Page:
High perceived stress and social interaction behaviour among young adults. A study based on objective measures of face-to-face and smartphone interactions
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- High perceived stress and social interaction behaviour among young adults
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Stress and mental health problems impede social functioning and may also complicate relationship formation with peers. The aim was to investigate whether high perceived stress among young adults is associated with social interaction behaviour both via face-to-face interaction and via smartphone interaction. The data was derived from the Copenhagen Network Study, where 535 first-year students (mean age 21.3, 77% male) self-reported on perceived stress at baseline and were subsequently followed for three months with continuous Bluetooth recordings of face-to-face interactions and smartphone interactions (calls and texts) measuring the network size, frequency, and duration of interactions. Logistic regression was used to assess associations between perceived stress (high/low) and social interactions adjusting for sex, age, and personality traits. Participants with high perceived stress were more likely to engage in a larger call and text network and have a higher call and text frequency compared to individuals with low perceived stress. We found a non-statistically significant tendency that participants with a high perceived stress level spend less time meeting face to face with peers. Stressed students engage in frequent smartphone interaction which may be explained by a social support seeking behaviour, or it may be that accommodating a large network via the smartphone is stress-inducing.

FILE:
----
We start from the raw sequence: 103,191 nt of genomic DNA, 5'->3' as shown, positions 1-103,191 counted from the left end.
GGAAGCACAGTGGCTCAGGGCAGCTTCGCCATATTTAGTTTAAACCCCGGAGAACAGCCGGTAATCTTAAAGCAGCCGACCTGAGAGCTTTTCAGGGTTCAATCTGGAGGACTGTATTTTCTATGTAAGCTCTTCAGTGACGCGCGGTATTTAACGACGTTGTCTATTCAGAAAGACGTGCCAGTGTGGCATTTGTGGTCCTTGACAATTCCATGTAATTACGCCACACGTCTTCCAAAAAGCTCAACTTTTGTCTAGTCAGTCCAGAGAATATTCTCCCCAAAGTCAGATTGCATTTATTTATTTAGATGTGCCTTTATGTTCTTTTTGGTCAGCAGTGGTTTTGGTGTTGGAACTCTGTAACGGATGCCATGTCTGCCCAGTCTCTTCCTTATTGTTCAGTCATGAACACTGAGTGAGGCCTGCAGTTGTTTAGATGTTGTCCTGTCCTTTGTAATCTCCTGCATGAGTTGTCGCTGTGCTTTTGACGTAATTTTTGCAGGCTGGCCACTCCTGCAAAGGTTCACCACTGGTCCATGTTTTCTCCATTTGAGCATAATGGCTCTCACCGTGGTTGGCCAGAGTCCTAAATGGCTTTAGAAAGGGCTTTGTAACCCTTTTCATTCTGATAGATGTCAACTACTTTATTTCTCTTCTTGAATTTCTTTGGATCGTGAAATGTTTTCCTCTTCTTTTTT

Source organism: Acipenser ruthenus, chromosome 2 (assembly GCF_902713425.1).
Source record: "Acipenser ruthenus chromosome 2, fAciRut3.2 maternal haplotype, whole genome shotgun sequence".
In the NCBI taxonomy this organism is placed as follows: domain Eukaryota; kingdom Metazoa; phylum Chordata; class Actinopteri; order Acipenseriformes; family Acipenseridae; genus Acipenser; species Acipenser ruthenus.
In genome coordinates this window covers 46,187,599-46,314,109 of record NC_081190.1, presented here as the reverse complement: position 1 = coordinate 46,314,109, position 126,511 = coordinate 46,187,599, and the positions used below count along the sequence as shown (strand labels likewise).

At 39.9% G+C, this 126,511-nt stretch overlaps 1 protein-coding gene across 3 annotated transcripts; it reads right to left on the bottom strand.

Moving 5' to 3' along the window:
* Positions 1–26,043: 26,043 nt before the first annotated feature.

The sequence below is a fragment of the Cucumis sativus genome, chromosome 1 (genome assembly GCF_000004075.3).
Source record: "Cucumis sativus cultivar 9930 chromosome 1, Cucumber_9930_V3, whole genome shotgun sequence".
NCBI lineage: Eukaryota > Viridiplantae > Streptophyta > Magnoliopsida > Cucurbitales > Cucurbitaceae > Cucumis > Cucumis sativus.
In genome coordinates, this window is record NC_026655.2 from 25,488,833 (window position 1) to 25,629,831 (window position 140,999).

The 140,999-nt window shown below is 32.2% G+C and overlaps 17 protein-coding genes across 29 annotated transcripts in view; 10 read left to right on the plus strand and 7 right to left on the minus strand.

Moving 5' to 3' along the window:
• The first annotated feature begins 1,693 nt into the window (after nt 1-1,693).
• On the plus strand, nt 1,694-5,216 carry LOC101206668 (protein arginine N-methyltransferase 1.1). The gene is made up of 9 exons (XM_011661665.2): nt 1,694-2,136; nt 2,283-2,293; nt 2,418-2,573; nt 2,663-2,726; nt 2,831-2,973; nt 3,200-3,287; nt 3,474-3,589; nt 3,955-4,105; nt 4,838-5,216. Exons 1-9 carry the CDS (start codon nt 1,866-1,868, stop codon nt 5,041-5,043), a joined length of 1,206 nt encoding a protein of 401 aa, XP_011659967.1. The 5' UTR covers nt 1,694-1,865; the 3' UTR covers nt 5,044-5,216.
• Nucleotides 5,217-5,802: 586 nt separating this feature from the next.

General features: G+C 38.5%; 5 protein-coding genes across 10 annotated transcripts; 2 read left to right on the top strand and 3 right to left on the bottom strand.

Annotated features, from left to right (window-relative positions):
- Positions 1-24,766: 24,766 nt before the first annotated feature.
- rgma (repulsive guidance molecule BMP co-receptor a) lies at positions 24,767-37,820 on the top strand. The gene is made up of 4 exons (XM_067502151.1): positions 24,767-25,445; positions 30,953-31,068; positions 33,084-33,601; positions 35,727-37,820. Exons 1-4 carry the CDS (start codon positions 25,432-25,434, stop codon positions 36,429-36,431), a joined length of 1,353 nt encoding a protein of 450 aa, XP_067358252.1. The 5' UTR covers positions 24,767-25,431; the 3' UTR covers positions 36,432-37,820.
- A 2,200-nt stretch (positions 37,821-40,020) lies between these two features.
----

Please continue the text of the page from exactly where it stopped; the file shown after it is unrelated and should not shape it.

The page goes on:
|Number of pages||12|
|Publication status||Published - 2019|
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